FREDERICK J. E. WOODBRIDGE, LL.D. Dean, Columbia University
Really good teachers are admittedly rare. To note their scarcity just now, however, is to do more than call attention to a platitude. For it is very difficult to find for teaching positions, both in the university and elsewhere, those who can fill them with reasonable success and distinction. We are acutely conscious that our national scholarship is not what it ought to be. There is a dearth of good books, able teachers and intellectual leadership. A country like ours, into which has been poured such a variety of stimulating influences and which has been blest with such an abundance of goods, ought to make annually contributions to learning which would give us a position in the world of scholarship at least equal to that of the countries with which we like to compare ourselves. But the comparison is not gratifying. We are forced to admit that in spite of a multiplication of colleges and universities, and in spite of a popular enthusiasm for education which often causes foreigners to wonder and admire, our system of education is rarely productive of intellectual greatness and distinction. Nor is it productive of a reading public large enough to make a steady and profitable demand for books of more than temporary value. The number of text-books is large, but the number of sustained and constructive treatises is small. Learning does not flourish among us.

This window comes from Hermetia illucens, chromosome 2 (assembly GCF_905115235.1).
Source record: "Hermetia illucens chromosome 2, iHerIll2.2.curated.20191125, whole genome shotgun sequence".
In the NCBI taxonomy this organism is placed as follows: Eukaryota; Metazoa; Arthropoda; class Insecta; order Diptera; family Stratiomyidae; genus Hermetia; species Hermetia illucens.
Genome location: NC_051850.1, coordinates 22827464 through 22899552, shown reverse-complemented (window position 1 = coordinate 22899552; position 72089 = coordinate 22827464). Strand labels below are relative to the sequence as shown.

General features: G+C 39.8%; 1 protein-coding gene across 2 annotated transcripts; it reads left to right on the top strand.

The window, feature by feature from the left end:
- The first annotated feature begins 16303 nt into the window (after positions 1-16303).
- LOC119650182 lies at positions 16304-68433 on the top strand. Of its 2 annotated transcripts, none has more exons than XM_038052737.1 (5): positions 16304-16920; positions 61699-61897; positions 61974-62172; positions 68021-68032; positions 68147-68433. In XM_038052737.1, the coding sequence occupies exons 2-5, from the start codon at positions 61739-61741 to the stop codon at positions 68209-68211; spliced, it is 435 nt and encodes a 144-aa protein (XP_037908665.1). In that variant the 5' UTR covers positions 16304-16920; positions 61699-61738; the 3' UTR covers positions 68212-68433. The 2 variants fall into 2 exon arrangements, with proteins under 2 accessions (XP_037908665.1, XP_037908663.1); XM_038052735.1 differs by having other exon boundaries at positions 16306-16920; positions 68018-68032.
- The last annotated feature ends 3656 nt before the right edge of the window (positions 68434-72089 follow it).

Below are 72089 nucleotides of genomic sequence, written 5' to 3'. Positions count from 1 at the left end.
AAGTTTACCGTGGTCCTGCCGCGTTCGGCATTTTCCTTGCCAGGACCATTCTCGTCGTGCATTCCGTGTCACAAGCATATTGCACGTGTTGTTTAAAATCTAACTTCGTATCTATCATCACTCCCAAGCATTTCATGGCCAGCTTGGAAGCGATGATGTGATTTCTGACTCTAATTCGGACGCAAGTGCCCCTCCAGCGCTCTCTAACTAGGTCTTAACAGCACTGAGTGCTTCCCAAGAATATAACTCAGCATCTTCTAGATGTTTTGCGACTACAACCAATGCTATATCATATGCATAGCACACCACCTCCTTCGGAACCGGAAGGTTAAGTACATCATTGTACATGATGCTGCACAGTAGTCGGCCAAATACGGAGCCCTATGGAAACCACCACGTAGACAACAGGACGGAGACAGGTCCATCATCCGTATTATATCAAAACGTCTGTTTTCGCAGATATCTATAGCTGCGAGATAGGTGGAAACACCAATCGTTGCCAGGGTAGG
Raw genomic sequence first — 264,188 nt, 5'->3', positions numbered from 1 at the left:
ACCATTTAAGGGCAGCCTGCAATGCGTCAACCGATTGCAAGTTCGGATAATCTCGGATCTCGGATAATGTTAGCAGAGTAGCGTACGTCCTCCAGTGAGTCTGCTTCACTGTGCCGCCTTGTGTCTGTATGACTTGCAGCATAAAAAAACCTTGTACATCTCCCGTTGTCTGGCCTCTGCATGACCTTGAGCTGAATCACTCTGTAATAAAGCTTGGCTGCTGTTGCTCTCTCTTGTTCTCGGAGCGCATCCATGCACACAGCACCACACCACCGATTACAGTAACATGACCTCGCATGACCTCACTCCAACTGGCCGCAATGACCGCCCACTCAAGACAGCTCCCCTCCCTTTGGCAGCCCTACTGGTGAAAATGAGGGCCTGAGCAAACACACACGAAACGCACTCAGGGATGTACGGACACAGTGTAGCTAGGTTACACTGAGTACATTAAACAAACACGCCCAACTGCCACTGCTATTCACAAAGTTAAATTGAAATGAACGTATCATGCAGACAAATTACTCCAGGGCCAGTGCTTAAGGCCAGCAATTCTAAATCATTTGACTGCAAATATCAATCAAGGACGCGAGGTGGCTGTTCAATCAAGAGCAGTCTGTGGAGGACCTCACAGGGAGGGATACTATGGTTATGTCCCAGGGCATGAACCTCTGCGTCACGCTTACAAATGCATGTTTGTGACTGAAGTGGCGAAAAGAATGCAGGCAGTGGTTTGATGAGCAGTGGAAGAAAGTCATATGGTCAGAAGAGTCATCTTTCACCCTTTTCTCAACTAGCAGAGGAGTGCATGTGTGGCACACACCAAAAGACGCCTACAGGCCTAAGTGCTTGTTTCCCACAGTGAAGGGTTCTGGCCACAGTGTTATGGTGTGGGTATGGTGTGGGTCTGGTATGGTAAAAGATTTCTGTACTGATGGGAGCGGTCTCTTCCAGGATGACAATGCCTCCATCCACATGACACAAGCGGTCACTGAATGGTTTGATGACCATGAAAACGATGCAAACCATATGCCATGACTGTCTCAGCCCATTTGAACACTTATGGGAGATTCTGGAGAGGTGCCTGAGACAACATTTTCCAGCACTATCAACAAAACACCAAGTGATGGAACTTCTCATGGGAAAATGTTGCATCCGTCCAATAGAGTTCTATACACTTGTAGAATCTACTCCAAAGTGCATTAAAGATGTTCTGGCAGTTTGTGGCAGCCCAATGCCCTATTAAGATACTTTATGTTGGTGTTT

If we confine our attention to our universities and ask why it is that the supply of really able men for them is so